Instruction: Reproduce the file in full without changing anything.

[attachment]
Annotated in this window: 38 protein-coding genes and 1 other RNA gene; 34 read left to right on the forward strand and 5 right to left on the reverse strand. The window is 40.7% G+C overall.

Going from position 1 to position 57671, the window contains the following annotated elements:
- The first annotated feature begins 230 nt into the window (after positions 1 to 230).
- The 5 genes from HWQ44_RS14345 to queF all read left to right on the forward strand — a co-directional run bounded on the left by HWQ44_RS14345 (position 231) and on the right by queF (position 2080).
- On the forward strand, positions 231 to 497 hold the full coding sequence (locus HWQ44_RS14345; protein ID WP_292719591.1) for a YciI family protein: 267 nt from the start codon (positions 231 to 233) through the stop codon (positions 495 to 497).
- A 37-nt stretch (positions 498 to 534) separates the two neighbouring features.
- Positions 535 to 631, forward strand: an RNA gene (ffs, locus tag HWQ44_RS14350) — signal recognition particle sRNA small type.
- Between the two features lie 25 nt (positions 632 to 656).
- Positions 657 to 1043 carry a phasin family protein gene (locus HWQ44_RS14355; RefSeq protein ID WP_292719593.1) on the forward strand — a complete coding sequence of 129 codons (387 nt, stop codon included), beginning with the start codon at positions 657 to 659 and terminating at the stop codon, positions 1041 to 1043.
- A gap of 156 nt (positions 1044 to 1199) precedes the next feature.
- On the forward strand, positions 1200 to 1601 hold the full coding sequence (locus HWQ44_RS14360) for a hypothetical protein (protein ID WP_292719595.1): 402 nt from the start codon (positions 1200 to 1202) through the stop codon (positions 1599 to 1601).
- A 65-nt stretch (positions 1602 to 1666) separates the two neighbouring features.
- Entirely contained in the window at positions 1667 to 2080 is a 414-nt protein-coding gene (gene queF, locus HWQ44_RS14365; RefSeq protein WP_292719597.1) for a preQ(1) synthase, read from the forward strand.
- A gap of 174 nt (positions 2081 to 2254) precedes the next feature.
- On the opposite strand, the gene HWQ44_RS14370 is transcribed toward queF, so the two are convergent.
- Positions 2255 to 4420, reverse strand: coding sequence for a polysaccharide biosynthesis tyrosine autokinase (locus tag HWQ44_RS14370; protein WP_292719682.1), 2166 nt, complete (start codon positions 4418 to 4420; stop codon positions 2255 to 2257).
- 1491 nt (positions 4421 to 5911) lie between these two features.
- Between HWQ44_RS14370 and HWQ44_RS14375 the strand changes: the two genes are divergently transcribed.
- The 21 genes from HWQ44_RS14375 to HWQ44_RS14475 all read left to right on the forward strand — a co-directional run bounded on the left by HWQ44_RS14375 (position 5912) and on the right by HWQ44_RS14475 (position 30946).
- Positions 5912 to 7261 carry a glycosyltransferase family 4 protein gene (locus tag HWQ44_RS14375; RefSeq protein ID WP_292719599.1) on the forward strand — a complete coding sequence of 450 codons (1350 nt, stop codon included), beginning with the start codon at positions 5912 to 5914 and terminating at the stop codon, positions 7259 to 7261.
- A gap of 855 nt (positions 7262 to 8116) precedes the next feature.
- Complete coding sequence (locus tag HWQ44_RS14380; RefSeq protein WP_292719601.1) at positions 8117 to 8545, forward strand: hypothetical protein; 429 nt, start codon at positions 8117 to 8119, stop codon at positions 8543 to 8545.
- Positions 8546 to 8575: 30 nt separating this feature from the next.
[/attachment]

Annotated in this window: 38 protein-coding genes and 1 other RNA gene; 34 read left to right on the forward strand and 5 right to left on the reverse strand. The window is 40.7% G+C overall.

Going from position 1 to position 57671, the window contains the following annotated elements:
- The first annotated feature begins 230 nt into the window (after positions 1 to 230).
- The 5 genes from HWQ44_RS14345 to queF all read left to right on the forward strand — a co-directional run bounded on the left by HWQ44_RS14345 (position 231) and on the right by queF (position 2080).
- On the forward strand, positions 231 to 497 hold the full coding sequence (locus HWQ44_RS14345; protein ID WP_292719591.1) for a YciI family protein: 267 nt from the start codon (positions 231 to 233) through the stop codon (positions 495 to 497).
- A 37-nt stretch (positions 498 to 534) separates the two neighbouring features.
- Positions 535 to 631, forward strand: an RNA gene (ffs, locus tag HWQ44_RS14350) — signal recognition particle sRNA small type.
- Between the two features lie 25 nt (positions 632 to 656).
- Positions 657 to 1043 carry a phasin family protein gene (locus HWQ44_RS14355; RefSeq protein ID WP_292719593.1) on the forward strand — a complete coding sequence of 129 codons (387 nt, stop codon included), beginning with the start codon at positions 657 to 659 and terminating at the stop codon, positions 1041 to 1043.
- A gap of 156 nt (positions 1044 to 1199) precedes the next feature.
- On the forward strand, positions 1200 to 1601 hold the full coding sequence (locus HWQ44_RS14360) for a hypothetical protein (protein ID WP_292719595.1): 402 nt from the start codon (positions 1200 to 1202) through the stop codon (positions 1599 to 1601).
- A 65-nt stretch (positions 1602 to 1666) separates the two neighbouring features.
- Entirely contained in the window at positions 1667 to 2080 is a 414-nt protein-coding gene (gene queF, locus HWQ44_RS14365; RefSeq protein WP_292719597.1) for a preQ(1) synthase, read from the forward strand.
- A gap of 174 nt (positions 2081 to 2254) precedes the next feature.
- On the opposite strand, the gene HWQ44_RS14370 is transcribed toward queF, so the two are convergent.
- Positions 2255 to 4420, reverse strand: coding sequence for a polysaccharide biosynthesis tyrosine autokinase (locus tag HWQ44_RS14370; protein WP_292719682.1), 2166 nt, complete (start codon positions 4418 to 4420; stop codon positions 2255 to 2257).
- 1491 nt (positions 4421 to 5911) lie between these two features.
- Between HWQ44_RS14370 and HWQ44_RS14375 the strand changes: the two genes are divergently transcribed.
- The 21 genes from HWQ44_RS14375 to HWQ44_RS14475 all read left to right on the forward strand — a co-directional run bounded on the left by HWQ44_RS14375 (position 5912) and on the right by HWQ44_RS14475 (position 30946).
- Positions 5912 to 7261 carry a glycosyltransferase family 4 protein gene (locus tag HWQ44_RS14375; RefSeq protein ID WP_292719599.1) on the forward strand — a complete coding sequence of 450 codons (1350 nt, stop codon included), beginning with the start codon at positions 5912 to 5914 and terminating at the stop codon, positions 7259 to 7261.
- A gap of 855 nt (positions 7262 to 8116) precedes the next feature.
- Complete coding sequence (locus tag HWQ44_RS14380; RefSeq protein WP_292719601.1) at positions 8117 to 8545, forward strand: hypothetical protein; 429 nt, start codon at positions 8117 to 8119, stop codon at positions 8543 to 8545.
- Positions 8546 to 8575: 30 nt separating this feature from the next.